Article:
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SEAMAN'S HUT (Laurie Seaman Memorial Hut)

AAC 5 15The deaths of Laurie Seaman (Photo 14, which was taken on the Kosciuszko Summit and Photo 17) and Evan Hayes (Photo 15) on 14 August 1928, were the first skiing fatalities in the history of the Australian Alps. As Hayes and Seaman approached the summit, other skiers in the area saw fog envelop the summit (shortly before 1pm) and reported the onset of blizzard conditions with gale force winds and minor amounts of sleet. The two skiers were not seen alive again, despite a very extensive search. The body of Laurie Seaman was found on 9 September 1928 in amongst rocks about 30m off the Summit Road about 2km east-north-east of the summit. This is close to the location where the memorial hut, financed by his parents, was subsequently built by the NSW Tourist Bureau in Autumn 1929. The body of Evan Hayes was found with his skis in early 1930, near Lake Cootapatamba, south-east of the summit pyramid.

Searchers reported that there was only one set of ski tracks on the summit although the photos recovered from Seaman's camera showed both men at the summit cairn. It seems that Hayes skied to the summit and Seaman walked up the final climb above Rawson Pass to the summit. After taking photographs of each other at the top, they apparently became separated. Seaman appears to have followed the snow pole line back to where his body was found and where he was apparently still waiting for Evan Hayes to return when he passed away.

AAC 5 17The ski tracks seen by the searchers the next day, suggested that Hayes lost the pole line in the fog and was pushed off-course in a south-easterly direction towards Merritt's Lookout over-looking the Thredbo Valley, by gale force winds from the north-west. Hayes apparently realized his mistake and followed his ski tracks back to Rawson Pass where he seems to have missed the snow pole line once more in the fog and headed south, away from the Summit Road, rather than east. In the wild, blizzard conditions reported on that afternoon, such an error is understandable.

he ski tracks seen by the searchers the next day, suggested that Hayes lost the pole line in the fog and was pushed off-course in a south-easterly direction towards Merritt's Lookout over-looking the Thredbo Valley, by gale force winds from the north-west. Hayes apparently realized his mistake and followed his ski tracks back to Rawson Pass where he seems to have missed the snow pole line once more in the fog and headed south, away from the Summit Road, rather than east. In the wild, blizzard conditions reported on that afternoon, such an error is understandable.

AAC 5 16The Laurie Seaman Memorial Hut has saved the lives of countless people since it was built in 1929. Whilst the area looks serene in Photo 16, it can be lashed by violent storms, that can develop with very little warning. Gusts of wind can be so powerful, as to blow adults off their feet. The fog that often accompanies these storms, makes navigation very difficult. You may be pointing in the correct direction but the wind pushes you sideways off-course. The fog prevents you from realizing what is happening. Huts like Seaman's are a safe haven under such conditions, which may persist for several days.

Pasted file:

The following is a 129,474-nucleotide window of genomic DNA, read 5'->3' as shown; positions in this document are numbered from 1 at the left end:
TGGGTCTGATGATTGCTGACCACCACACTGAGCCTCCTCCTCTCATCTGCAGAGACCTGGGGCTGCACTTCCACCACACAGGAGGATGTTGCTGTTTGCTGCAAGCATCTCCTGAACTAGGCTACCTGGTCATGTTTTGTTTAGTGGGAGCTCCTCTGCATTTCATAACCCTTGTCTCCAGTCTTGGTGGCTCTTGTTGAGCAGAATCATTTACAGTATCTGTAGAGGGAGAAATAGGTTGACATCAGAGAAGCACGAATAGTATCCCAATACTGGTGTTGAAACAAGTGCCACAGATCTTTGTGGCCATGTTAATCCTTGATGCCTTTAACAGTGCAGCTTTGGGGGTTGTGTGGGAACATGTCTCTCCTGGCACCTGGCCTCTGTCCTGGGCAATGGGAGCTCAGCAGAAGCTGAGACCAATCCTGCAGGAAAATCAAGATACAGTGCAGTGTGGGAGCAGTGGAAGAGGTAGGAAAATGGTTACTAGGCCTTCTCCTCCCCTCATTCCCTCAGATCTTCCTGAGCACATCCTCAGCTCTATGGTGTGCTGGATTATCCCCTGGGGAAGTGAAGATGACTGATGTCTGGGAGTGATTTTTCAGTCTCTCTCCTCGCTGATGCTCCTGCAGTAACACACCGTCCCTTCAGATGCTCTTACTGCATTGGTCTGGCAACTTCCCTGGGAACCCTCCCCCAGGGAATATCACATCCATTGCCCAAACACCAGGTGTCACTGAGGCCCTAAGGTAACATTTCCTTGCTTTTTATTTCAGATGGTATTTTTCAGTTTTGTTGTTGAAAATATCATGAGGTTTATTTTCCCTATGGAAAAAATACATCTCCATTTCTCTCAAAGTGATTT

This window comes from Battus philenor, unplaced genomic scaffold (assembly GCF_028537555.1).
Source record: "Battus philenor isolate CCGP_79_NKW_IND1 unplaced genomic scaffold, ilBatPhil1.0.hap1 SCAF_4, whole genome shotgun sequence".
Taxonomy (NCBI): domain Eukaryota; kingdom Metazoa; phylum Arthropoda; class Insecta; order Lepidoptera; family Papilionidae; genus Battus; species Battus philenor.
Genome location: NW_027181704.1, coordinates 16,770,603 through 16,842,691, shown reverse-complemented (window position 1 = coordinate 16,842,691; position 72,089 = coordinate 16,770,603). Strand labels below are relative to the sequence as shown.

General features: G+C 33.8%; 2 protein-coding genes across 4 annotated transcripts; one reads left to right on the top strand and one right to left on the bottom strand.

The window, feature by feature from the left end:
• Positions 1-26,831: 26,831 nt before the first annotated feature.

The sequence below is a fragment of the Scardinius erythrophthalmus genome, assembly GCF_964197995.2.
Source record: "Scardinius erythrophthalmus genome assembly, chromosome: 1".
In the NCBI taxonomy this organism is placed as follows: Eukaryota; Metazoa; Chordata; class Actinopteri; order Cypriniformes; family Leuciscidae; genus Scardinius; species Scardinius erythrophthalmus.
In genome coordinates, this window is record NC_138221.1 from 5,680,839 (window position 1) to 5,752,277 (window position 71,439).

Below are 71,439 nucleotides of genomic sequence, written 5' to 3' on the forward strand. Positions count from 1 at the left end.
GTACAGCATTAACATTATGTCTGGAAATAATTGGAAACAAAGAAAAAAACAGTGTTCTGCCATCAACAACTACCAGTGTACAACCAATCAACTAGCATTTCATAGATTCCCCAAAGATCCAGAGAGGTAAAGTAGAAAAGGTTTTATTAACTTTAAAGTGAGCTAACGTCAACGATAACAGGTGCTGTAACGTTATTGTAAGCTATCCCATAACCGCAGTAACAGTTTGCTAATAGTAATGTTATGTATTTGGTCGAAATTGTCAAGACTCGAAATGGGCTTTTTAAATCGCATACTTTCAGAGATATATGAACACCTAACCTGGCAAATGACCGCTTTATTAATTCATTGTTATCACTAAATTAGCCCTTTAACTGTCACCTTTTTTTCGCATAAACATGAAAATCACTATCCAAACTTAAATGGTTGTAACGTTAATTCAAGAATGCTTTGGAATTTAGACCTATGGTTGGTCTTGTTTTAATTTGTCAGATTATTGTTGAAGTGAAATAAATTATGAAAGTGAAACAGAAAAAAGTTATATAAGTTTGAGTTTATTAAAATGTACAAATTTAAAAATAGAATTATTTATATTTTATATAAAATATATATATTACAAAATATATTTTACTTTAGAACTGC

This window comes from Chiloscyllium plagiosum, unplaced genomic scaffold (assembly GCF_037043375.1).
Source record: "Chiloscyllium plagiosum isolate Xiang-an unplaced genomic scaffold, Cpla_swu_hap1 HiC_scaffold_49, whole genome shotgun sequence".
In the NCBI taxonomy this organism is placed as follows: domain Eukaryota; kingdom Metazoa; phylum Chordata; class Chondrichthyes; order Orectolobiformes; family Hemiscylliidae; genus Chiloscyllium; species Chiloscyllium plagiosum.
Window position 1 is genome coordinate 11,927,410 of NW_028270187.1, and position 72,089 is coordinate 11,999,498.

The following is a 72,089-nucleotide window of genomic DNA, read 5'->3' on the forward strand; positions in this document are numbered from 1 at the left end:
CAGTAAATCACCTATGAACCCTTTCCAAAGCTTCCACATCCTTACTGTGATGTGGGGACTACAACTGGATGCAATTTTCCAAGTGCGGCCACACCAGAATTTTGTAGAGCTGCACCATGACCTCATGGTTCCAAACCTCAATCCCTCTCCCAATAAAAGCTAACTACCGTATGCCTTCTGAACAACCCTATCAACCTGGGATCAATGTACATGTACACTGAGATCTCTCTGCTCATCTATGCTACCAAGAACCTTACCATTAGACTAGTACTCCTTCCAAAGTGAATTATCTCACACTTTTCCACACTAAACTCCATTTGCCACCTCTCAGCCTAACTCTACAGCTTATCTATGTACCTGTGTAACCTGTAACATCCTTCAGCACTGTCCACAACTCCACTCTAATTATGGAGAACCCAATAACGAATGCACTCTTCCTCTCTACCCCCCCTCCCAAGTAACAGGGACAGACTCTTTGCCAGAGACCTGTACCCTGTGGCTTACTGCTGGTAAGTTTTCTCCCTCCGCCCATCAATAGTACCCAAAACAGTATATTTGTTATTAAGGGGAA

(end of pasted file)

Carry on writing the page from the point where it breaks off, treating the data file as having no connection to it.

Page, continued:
OPENING THE CHALET AT CHARLOTTES PASS

AAC 5 18As skiing standards improved in Australia and many skiers completed the trip to the summit, there was increasing demand to ski the challenging slopes of the Kosciusko Main Range. Skiers wanted a new base closer to the Main Range than Betts Camp and generally agreed that Charlottes Pass was the ideal location. Many ski-tourers and downhill skiers wanted to explore the rugged Western Faces of the Main Range (Photo 18). By 1927, the Ski Club of Australia had raised sufficient money to build a Chalet at Charlottes Pass and commenced negotiations with the NSW Government since the site was on Crown Land.

AAC 5 19The initial building, set just below the tree-line (Photos 19 and 20), was constructed in 3 months and could accommodate approximately 40 guests. The accommodation was dormitory-style and Photo 21 shows the Men's Dormitory in 1930. It was understood that if Government operated it as a hotel, the number of beds would have to be increased to make it economically viable, and this happened over the following years. By 1935 the Chalet had more than doubled in size (Photo 22).AAC 5 20

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AAC 5 23The main building material used in the Chalet was timber and unfortunately it burnt down during the 1938 ski season on the night of August 8. The fire commenced near the boiler room and that part of the building was well alight before the fire was noticed. The building did not have access to sufficient water to stop the fire spreading and the entire building was engulfed in flames (Photo No. 23). The NSW Government replaced the building in time for the 1939 Ski Season. The replacement chalet is largely of masonry construction with adequate fire-fighting facilities. It did not have any 28 bed dormitories like its predecessor had contained and accommodation was mostly in 2 to 6 bedded rooms with en-suite facilities.
AAC 5 24The Chalet was the premier ski location in NSW and had a small ski school. The first Australian ski tow commenced operating in August 1937. It was a rope tow installed on the Cresta run at Mt Buffalo. The Chalet, Charlottes Pass then built a J-Bar lift which operated in the 1939 ski season and can be seen in the view of the rebuilt Chalet in Photo 24 and Photo 25. The new ski lift greatly increased the amount of downhill skiing that skiers could do in a day.AAC 5 25